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Hypermethylated in cancer 1 protein (Hic-1) (Zinc finger and BTB domain-containing protein 29) [ZBTB29]


Tumor suppressor HIC1 directly regulates SIRT1 to modulate p53-dependent DNA-damage responses.

Hypermethylated in cancer 1 (HIC1) is an epigenetically regulated transcriptional repressor that functionally cooperates with p53 to suppress age-dependent development of cancer in mice. Here we show that the mechanism by which the loss of HIC1 function promotes tumorigenesis is via activating the stress-controlling protein SIRT1 and thereby attenuating p53 function. HIC1 forms a transcriptional repression complex with SIRT1 deacetylase, and this complex directly binds the SIRT1 promoter and represses its transcription. Inactivation of HIC1 results in upregulated SIRT1 expression in normal or cancer cells; this deacetylates and inactivates p53, allowing cells to bypass apoptosis and survive DNA damage. Inhibition of SIRT1 function in cells without HIC1 abolishes the resistance to apoptosis. Since aging increases promoter hypermethylation and epigenetic silencing of HIC1, we speculate that the resultant upregulation of SIRT1 may be a double-edged sword that both promotes survival of aging cells and increases cancer risk in mammals.

MeSH Terms

  • Adenocarcinoma
  • Aging
  • Animals
  • Apoptosis
  • Cell Line
  • Cell Line, Tumor
  • Chlorocebus aethiops
  • DNA Damage
  • Epigenesis, Genetic
  • Humans
  • Kruppel-Like Transcription Factors
  • Lung Neoplasms
  • Lymphoma
  • Methylation
  • Mice
  • Promoter Regions, Genetic
  • Protein Binding
  • Protein Structure, Tertiary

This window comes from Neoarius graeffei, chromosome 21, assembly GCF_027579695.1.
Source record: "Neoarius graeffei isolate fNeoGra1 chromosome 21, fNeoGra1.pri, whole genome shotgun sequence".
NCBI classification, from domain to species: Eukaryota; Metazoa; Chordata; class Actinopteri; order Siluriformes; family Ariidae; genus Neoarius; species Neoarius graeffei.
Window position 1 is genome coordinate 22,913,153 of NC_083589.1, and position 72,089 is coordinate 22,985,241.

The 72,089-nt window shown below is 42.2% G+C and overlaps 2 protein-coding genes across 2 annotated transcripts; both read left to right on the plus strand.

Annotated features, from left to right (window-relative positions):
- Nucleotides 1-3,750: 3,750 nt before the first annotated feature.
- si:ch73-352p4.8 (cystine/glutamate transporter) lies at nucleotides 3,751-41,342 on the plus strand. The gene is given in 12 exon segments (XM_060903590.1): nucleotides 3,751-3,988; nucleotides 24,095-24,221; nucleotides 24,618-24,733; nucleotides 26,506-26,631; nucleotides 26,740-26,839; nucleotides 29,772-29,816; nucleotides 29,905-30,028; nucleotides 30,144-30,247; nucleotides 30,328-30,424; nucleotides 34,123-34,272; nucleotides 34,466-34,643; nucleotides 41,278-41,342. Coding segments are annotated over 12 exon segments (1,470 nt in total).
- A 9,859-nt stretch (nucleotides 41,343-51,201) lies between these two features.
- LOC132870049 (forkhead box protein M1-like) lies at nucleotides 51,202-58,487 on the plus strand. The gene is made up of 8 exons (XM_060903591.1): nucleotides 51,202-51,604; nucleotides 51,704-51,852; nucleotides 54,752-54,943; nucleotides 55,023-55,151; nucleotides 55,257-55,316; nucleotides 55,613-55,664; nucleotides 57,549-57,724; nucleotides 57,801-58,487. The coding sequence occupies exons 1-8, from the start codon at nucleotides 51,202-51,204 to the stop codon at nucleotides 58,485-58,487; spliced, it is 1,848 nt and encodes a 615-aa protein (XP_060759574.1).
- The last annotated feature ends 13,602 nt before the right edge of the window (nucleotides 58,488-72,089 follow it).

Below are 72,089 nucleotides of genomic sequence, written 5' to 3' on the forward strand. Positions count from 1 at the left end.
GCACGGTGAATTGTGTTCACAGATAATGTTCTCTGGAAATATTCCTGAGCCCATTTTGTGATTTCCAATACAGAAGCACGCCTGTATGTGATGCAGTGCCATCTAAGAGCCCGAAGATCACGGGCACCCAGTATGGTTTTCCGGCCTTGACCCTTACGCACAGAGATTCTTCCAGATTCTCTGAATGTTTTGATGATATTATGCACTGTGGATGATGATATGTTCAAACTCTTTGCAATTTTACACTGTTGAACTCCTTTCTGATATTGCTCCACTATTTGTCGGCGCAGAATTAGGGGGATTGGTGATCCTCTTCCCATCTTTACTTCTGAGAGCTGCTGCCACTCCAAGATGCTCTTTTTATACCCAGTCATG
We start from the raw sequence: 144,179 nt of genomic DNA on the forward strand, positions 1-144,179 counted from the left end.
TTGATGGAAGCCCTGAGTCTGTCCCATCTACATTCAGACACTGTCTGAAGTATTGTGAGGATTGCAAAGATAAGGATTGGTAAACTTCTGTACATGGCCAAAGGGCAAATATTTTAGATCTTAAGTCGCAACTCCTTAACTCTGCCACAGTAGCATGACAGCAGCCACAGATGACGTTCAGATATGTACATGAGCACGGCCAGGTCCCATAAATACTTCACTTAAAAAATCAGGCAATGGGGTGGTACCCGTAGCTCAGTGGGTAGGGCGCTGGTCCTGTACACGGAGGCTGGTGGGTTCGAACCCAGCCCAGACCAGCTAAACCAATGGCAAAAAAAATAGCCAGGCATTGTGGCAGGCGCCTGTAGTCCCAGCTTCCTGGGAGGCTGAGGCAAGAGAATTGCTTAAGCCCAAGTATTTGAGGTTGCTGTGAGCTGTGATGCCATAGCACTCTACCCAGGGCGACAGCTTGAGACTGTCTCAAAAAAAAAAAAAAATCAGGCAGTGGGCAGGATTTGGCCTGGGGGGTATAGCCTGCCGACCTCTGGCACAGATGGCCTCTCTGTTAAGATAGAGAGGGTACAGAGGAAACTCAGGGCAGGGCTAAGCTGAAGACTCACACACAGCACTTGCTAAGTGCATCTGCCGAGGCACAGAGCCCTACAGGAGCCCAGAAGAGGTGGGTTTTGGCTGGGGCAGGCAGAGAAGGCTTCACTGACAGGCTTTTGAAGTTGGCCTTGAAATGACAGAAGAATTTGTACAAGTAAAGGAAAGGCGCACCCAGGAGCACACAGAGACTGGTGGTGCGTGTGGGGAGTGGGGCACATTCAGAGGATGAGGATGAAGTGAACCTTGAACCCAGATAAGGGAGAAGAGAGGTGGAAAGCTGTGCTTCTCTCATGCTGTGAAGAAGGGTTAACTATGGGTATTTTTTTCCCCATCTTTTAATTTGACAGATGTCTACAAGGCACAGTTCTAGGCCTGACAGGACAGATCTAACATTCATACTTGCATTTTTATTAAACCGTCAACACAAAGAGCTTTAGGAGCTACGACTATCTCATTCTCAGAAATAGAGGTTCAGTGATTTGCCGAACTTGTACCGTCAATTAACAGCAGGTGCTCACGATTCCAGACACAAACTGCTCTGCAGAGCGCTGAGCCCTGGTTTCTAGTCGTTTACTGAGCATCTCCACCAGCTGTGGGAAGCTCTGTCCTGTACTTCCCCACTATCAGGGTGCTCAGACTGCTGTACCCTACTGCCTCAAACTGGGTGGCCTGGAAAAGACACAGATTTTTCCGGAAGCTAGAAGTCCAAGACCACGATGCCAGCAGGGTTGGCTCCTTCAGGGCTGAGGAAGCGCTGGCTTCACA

• Sarcoma, Experimental
  • Sirtuin 1
  • Sirtuins
  • Soft Tissue Neoplasms
  • Transcription Factors
  • Tumor Suppressor Protein p53
  • Up-Regulation

Concordant methylation of the ER and N33 genes in glioblastoma multiforme.

Methylation of promoter-associated CpG islands appears to be a potential way by which tumor suppressor genes are inactivated in cancer. Using Southern blot analysis, we have studied the methylation of several genes in glioblastoma multiforme (GBM), trying to determine their contribution to tumorigenesis. Genes studied included the estrogen receptor (ER), N33, the candidate tumor-suppressors P15, P16 and HIC1 and a control gene, c-abl. Hypermethylation of N33, ER, HIC1, P16, P15 and c-abl were found in 61%, 59%, 60%, 5%, 2% and 0% of GBM respectively. HIC1 methylation was detected in normal brain as well, but appeared to be more extensive in tumors. ER and N33 methylation were significantly more frequent in tumors from individuals over the age of 40 (70% and 88% vs 36% and 14%). In addition, there was a strong association between ER and N33 methylation, which were concordant in 81% of the cases (P<0.01). ER and N33 methylation in GBM may therefore appear as a result of shared etiologic factors, which may relate in part to aging cell populations in the brain.

MeSH Terms

  • Aging
  • Base Sequence
  • Brain
  • Brain Neoplasms
  • CpG Islands
  • DNA Methylation
  • DNA Primers
  • Genes, Tumor Suppressor
  • Glioblastoma
  • Humans
  • Receptors, Estrogen